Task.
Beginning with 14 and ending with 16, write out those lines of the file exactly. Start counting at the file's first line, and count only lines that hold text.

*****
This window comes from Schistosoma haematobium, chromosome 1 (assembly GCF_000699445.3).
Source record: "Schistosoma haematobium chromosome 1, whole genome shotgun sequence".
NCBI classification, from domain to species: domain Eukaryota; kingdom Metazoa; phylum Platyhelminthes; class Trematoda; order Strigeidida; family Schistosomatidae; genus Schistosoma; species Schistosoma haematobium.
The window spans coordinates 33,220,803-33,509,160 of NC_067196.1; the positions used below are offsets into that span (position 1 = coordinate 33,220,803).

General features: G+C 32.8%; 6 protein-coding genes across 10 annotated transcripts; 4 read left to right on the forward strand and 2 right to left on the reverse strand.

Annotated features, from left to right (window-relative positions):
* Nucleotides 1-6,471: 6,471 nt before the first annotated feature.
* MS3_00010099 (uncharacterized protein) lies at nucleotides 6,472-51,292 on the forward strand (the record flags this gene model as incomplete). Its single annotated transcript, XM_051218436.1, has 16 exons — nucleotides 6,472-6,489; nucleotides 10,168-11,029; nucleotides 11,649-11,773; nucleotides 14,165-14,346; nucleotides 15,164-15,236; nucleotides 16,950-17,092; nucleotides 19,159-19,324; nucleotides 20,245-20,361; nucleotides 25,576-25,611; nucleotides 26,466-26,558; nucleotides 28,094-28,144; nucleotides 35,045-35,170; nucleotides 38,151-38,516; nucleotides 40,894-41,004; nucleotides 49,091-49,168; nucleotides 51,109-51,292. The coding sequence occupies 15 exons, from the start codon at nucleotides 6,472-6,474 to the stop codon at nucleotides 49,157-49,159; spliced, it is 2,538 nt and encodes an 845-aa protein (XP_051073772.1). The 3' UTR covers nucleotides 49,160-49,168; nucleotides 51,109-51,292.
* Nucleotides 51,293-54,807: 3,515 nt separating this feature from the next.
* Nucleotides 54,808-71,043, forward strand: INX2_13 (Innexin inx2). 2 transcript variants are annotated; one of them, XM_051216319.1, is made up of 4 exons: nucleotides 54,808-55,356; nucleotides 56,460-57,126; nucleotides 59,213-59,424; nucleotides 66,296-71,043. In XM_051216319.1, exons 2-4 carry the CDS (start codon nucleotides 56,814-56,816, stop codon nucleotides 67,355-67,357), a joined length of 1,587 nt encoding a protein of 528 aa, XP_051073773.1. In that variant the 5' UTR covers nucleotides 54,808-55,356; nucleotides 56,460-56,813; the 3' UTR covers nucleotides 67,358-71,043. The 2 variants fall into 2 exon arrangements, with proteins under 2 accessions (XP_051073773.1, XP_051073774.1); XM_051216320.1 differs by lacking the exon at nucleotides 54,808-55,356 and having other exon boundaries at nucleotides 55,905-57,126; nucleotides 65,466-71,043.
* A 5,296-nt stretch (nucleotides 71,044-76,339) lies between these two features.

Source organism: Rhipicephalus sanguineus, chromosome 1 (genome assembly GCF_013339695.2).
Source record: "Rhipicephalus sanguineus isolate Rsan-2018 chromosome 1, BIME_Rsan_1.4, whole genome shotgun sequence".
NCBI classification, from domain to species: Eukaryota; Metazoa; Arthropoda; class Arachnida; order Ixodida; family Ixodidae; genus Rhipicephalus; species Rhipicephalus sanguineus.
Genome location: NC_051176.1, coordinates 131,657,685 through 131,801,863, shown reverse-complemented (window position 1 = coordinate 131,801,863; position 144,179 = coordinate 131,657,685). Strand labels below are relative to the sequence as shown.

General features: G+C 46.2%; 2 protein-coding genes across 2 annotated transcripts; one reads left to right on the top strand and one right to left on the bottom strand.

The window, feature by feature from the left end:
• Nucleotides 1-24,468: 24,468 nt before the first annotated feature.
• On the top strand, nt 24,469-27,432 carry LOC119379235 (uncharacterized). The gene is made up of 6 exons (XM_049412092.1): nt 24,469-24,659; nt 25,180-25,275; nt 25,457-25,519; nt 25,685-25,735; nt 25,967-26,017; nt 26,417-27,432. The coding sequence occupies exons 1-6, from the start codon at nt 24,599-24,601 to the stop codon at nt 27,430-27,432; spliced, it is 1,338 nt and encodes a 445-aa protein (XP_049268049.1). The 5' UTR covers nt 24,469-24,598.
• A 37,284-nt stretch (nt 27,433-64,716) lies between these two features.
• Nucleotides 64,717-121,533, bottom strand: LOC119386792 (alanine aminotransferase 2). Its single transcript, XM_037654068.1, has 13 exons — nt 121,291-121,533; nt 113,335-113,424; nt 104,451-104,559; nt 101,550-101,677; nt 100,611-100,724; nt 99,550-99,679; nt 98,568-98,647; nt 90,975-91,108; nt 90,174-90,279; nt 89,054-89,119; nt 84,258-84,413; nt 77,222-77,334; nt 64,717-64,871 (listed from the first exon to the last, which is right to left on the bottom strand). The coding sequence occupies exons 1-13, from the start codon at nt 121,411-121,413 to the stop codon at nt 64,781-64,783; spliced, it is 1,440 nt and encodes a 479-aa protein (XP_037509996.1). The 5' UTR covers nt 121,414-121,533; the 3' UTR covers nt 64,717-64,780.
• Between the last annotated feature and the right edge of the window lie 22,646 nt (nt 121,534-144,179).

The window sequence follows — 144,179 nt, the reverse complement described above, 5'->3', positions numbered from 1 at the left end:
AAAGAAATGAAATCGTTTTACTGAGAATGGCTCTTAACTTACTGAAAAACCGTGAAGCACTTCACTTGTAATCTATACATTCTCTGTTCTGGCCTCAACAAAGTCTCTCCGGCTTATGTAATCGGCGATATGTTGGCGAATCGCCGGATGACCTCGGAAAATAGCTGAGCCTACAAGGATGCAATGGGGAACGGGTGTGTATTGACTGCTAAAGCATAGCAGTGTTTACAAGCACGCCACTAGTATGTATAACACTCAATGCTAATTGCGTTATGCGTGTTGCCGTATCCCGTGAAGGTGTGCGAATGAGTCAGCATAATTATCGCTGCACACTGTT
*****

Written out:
NCBI classification, from domain to species: Eukaryota; Metazoa; Arthropoda; class Arachnida; order Ixodida; family Ixodidae; genus Rhipicephalus; species Rhipicephalus sanguineus.
Genome location: NC_051176.1, coordinates 131,657,685 through 131,801,863, shown reverse-complemented (window position 1 = coordinate 131,801,863; position 144,179 = coordinate 131,657,685). Strand labels below are relative to the sequence as shown.

General features: G+C 46.2%; 2 protein-coding genes across 2 annotated transcripts; one reads left to right on the top strand and one right to left on the bottom strand.